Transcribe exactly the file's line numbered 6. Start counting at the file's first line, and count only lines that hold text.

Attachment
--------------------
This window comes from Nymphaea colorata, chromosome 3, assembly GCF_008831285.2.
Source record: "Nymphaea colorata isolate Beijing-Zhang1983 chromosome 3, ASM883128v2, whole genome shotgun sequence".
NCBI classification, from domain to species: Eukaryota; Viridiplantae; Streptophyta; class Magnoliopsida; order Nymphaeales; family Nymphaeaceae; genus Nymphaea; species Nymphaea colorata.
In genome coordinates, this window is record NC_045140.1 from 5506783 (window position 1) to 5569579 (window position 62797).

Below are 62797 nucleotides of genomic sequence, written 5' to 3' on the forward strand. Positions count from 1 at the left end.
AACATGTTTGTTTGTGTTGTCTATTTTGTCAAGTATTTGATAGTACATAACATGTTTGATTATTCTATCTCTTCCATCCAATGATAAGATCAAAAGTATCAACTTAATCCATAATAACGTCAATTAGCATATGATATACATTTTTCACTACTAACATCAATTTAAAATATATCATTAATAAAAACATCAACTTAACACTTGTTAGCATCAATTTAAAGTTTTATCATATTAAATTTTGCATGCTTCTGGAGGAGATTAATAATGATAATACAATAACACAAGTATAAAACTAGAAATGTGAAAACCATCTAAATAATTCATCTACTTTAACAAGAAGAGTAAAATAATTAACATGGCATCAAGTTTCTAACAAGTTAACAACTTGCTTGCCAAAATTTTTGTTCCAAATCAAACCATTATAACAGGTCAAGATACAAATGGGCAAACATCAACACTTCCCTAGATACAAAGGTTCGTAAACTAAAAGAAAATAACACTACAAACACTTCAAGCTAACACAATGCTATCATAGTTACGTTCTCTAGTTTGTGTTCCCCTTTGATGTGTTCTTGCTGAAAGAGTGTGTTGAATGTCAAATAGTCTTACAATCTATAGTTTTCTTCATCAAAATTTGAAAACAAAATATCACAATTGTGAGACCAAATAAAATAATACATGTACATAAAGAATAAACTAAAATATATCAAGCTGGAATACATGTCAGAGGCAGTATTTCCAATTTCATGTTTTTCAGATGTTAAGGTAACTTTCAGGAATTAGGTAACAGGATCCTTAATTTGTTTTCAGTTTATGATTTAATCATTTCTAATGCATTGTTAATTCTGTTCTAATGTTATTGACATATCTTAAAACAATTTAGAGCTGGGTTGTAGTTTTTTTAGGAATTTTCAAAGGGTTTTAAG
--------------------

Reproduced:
AACATGTTTGTTTGTGTTGTCTATTTTGTCAAGTATTTGATAGTACATAACATGTTTGATTATTCTATCTCTTCCATCCAATGATAAGATCAAAAGTATCAACTTAATCCATAATAACGTCAATTAGCATATGATATACATTTTTCACTACTAACATCAATTTAAAATATATCATTAATAAAAACATCAACTTAACACTTGTTAGCATCAATTTAAAGTTTTATCATATTAAATTTTGCATGCTTCTGGAGGAGATTAATAATGATAATACAATAACACAAGTATAAAACTAGAAATGTGAAAACCATCTAAATAATTCATCTACTTTAACAAGAAGAGTAAAATAATTAACATGGCATCAAGTTTCTAACAAGTTAACAACTTGCTTGCCAAAATTTTTGTTCCAAATCAAACCATTATAACAGGTCAAGATACAAATGGGCAAACATCAACACTTCCCTAGATACAAAGGTTCGTAAACTAAAAGAAAATAACACTACAAACACTTCAAGCTAACACAATGCTATCATAGTTACGTTCTCTAGTTTGTGTTCCCCTTTGATGTGTTCTTGCTGAAAGAGTGTGTTGAATGTCAAATAGTCTTACAATCTATAGTTTTCTTCATCAAAATTTGAAAACAAAATATCACAATTGTGAGACCAAATAAAATAATACATGTACATAAAGAATAAACTAAAATATATCAAGCTGGAATACATGTCAGAGGCAGTATTTCCAATTTCATGTTTTTCAGATGTTAAGGTAACTTTCAGGAATTAGGTAACAGGATCCTTAATTTGTTTTCAGTTTATGATTTAATCATTTCTAATGCATTGTTAATTCTGTTCTAATGTTATTGACATATCTTAAAACAATTTAGAGCTGGGTTGTAGTTTTTTTAGGAATTTTCAAAGGGTTTTAAG